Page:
To animate every leaf on a tree the UVW Pivot Animation mechanism was developed. On consoles, this method was first used in Ultimate Spider-Man. Basically, it is a per-pixel transformation of UVW coordinates. The texture defines the coordinates of the base of the leaves which can be rotated relative to these coordinates. Using few more masks we set the degree of rotation, the offset difference over time, and finally the depth offset to make things thicker. This makes vegetation animation much more realistic. Unfortunately, due to time constraints, we were not able to add this for all vegetation of the, but we plan to do this in the next Add-ons. Take a look at how it works: 

The skin and hair shaders were refined. Sadly, the stock shaders work fine only for high settings on PC. On consoles, there are problems with shadows, leakage of Point Light, glare compensation, transparency sorting, and many more interesting little things. It took us a lot of time and nerves, but as a result, we got hair and skin that works great not only on PC but also on consoles. On older consoles, it looks like this: 

There are lots of characters because this is a game with a vast RPG world. If we count game characters, city citizens, we’ll get a total number of characters exceeding 1300. All of those must be produced in less than one and a half years which is a serious challenge. There were many trade-offs but ultimately, we were able to release on time and on an impressive list of platforms.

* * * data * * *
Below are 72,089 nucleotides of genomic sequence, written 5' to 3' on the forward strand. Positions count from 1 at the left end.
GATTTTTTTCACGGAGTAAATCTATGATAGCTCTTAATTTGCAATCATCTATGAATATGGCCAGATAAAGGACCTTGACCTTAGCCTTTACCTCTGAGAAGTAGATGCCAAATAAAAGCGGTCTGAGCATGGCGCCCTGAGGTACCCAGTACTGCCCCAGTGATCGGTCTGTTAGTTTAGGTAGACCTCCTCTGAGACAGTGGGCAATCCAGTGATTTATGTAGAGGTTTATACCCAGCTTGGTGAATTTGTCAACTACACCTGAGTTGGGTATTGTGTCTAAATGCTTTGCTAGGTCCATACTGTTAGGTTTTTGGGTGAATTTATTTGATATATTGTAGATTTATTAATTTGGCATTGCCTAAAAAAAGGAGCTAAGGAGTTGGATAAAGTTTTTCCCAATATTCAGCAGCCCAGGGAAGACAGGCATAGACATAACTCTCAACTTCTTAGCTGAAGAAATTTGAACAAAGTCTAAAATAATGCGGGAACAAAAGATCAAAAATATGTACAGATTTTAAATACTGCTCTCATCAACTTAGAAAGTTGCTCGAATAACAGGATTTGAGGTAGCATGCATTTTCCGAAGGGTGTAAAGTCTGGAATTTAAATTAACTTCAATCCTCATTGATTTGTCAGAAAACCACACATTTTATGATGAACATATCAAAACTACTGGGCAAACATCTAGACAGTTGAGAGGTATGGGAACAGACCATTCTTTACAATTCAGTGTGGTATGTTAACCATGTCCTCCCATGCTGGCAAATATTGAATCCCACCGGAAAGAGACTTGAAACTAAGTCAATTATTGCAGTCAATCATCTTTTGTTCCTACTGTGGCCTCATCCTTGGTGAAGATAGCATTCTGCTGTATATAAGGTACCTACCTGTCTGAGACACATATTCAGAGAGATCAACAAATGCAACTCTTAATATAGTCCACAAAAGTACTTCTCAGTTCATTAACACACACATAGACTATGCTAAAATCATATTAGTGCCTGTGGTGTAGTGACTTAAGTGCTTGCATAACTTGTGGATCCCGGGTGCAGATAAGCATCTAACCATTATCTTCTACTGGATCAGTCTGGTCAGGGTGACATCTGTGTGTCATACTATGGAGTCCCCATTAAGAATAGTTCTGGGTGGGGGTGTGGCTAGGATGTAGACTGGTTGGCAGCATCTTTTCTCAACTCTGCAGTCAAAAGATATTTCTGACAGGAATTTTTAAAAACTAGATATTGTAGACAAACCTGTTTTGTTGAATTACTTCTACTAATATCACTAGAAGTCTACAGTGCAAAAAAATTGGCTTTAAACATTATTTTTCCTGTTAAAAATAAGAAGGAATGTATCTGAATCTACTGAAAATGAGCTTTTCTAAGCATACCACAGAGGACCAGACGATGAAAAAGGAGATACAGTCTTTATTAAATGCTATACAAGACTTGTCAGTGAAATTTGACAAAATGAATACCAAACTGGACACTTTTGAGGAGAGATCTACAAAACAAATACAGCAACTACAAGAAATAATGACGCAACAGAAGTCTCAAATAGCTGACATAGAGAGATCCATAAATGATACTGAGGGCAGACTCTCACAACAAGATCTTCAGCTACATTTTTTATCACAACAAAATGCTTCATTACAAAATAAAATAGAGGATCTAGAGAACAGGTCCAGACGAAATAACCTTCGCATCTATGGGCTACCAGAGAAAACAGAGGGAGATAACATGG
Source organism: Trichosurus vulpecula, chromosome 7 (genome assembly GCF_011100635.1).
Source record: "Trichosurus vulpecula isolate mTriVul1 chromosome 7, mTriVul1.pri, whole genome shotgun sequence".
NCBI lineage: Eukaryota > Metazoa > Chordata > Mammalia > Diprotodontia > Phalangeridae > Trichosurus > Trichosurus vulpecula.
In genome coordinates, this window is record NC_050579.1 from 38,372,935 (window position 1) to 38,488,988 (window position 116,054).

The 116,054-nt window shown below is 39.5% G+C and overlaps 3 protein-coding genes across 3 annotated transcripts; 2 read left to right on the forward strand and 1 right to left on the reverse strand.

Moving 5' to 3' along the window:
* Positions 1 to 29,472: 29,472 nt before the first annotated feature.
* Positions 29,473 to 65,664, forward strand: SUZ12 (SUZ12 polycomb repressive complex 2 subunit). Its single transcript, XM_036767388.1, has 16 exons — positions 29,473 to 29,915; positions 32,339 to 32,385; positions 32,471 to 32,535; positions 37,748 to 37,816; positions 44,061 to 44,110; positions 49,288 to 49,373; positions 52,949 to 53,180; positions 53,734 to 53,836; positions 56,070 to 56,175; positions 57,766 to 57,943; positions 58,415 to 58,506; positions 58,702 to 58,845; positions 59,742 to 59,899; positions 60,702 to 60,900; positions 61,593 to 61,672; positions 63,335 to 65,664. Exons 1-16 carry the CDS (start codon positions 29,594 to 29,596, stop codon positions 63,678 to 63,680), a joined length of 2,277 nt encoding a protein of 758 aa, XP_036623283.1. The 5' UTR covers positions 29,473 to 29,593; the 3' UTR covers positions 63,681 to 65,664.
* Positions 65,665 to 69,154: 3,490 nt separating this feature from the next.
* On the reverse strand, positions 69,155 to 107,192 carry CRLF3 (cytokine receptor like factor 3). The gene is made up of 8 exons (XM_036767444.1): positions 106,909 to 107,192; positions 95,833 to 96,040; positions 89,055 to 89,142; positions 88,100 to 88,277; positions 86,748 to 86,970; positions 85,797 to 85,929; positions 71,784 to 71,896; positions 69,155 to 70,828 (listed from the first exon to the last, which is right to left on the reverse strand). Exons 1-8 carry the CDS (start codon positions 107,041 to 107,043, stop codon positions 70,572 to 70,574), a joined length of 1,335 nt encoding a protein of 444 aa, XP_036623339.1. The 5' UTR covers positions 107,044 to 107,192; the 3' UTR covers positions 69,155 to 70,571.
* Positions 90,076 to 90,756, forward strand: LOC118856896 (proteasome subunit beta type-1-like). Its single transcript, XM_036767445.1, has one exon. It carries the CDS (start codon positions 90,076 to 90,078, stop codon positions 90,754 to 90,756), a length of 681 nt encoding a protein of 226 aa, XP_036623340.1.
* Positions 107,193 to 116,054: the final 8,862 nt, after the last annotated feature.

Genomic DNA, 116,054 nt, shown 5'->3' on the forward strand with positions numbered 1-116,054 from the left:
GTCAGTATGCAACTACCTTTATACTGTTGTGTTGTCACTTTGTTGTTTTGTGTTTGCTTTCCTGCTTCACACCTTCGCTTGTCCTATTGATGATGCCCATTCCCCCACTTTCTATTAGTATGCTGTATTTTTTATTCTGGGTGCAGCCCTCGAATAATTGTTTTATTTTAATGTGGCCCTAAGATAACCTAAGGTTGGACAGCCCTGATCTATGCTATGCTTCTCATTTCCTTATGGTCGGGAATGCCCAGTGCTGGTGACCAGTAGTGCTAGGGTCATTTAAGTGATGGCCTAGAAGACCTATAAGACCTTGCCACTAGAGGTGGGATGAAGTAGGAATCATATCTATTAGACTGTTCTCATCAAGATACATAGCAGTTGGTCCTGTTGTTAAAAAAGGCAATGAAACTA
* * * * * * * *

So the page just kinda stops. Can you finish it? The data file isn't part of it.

One of the interesting things worth noting is that we have a single skeleton for all characters. For men and women, thick, tall, plump. Using the bones we change the proportions and thus achieve the desired result. This allowed us to find a compromise in terms of the speed of character production. After all, in addition to the characters, we also have clothes, objects, and body kits. Sounds simple, but this flexible system has saved us a lot of time. We didn't have to adjust clothes and objects to different sizes, heights, and body proportions. They were automatically rescaled to the appropriate preset of bone proportions.